14 Dec 2023, 13:26
Benjamin Wehrmann

German economy minister defends climate policy cuts as only option after debt brake ruling


German economy and climate action minister Robert Habeck defended the German government’s decision to cut government support payments for energy transition and climate action projects as well as energy cost reduction schemes for citizens. “I understand that there’s resentment. But [the cuts were] the only conceivable answer,” Habeck said in an interview with public broadcaster ZDF. The constitutional court ruling that invalidated billions of euros earmarked for a climate and transformation fund forced the government coalition to seek savings across the board, and place a greater burden of the costs for decarbonising the economy and dealing with the fallout of the energy crisis on customers, he argued. As a result, the government cut funds reserved for these projects by 45 billion euros until 2027, decided to raise the national carbon price faster than initially planned, and close several programmes for supporting citizens and companies in the transition away from fossil fuels, such as the purchase premium for electric vehicles or taking over grid fees.

Habeck said he acknowledged that the decision could be seen “as an imposition" by parts of the population and economic sectors. However, if the government is not allowed to take on any additional debt and if there is a political agreement not to raise taxes, there are only few options left for responding, the minister said. Habeck said the deal showed that the government coalition is capable of acting in concert even under difficult circumstances. “Nobody dodges their responsibility here,” he argued.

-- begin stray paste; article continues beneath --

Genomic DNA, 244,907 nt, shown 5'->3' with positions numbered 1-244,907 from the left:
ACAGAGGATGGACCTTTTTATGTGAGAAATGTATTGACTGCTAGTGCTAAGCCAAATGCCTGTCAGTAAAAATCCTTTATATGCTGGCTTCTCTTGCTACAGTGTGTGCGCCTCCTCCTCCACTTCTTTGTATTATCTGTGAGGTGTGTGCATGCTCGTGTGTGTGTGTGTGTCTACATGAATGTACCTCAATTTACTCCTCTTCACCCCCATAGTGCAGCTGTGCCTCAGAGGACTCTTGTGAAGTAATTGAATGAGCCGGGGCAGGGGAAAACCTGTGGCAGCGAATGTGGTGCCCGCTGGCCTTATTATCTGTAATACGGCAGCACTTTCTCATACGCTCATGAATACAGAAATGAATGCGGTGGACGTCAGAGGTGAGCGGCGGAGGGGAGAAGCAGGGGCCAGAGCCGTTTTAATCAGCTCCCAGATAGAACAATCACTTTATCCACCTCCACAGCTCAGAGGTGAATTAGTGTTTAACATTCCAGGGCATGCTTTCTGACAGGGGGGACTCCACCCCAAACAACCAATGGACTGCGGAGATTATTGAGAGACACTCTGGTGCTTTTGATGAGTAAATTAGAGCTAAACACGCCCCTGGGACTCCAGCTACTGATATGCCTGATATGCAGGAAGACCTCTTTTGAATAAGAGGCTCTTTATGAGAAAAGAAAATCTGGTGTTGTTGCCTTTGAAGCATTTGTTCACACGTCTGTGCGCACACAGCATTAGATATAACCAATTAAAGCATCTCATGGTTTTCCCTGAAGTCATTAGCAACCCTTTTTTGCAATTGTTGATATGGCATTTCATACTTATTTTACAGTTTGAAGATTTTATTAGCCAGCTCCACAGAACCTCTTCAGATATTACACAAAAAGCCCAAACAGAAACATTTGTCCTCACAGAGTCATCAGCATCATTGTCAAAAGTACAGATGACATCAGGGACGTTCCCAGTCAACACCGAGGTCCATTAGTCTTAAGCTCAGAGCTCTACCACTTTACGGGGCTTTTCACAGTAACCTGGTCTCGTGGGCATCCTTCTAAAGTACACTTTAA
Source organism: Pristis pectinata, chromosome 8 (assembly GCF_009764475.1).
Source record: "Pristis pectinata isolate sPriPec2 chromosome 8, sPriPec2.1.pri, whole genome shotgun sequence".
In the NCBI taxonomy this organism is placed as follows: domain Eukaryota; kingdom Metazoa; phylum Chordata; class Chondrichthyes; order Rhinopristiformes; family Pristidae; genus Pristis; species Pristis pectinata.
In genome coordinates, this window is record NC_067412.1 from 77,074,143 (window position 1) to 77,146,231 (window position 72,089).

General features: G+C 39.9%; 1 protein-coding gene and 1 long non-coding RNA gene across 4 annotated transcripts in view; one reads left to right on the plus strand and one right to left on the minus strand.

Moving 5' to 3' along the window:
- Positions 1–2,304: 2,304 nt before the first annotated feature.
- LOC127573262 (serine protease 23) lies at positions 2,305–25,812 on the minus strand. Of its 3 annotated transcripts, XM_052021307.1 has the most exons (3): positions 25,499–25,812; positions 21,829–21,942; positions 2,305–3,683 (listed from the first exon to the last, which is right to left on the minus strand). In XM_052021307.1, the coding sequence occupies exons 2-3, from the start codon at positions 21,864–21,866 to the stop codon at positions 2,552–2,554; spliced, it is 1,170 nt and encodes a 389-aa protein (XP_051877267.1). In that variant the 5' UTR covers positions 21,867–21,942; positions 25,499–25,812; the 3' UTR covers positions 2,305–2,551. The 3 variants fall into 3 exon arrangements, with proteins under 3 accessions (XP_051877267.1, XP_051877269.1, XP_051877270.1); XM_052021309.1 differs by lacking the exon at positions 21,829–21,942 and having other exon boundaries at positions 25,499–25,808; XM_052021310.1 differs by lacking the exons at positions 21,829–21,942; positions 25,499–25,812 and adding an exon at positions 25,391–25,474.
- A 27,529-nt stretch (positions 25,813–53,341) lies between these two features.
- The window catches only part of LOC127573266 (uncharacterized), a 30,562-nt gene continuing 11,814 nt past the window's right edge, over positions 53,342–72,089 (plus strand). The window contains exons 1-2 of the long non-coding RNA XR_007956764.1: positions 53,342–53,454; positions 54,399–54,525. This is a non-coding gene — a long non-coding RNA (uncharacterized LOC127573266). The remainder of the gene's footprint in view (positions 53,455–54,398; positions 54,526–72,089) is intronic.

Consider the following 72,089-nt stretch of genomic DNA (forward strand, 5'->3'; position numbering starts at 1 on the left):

On Wednesday, the government announced an agreement on the 2024 budget, which had been complicated enormously by the court ruling in November. The range of measures to make savings and increase revenue for the government has been widely received as a difficult step that could make Germany’s economic recovery and energy transition targets and harder to achieve. However, the decision has also been welcomed for providing clarity after the court’s verdict threw the government’s budget planning into disarray and caused significant irritation among potential investors which projects would be affected by the response.

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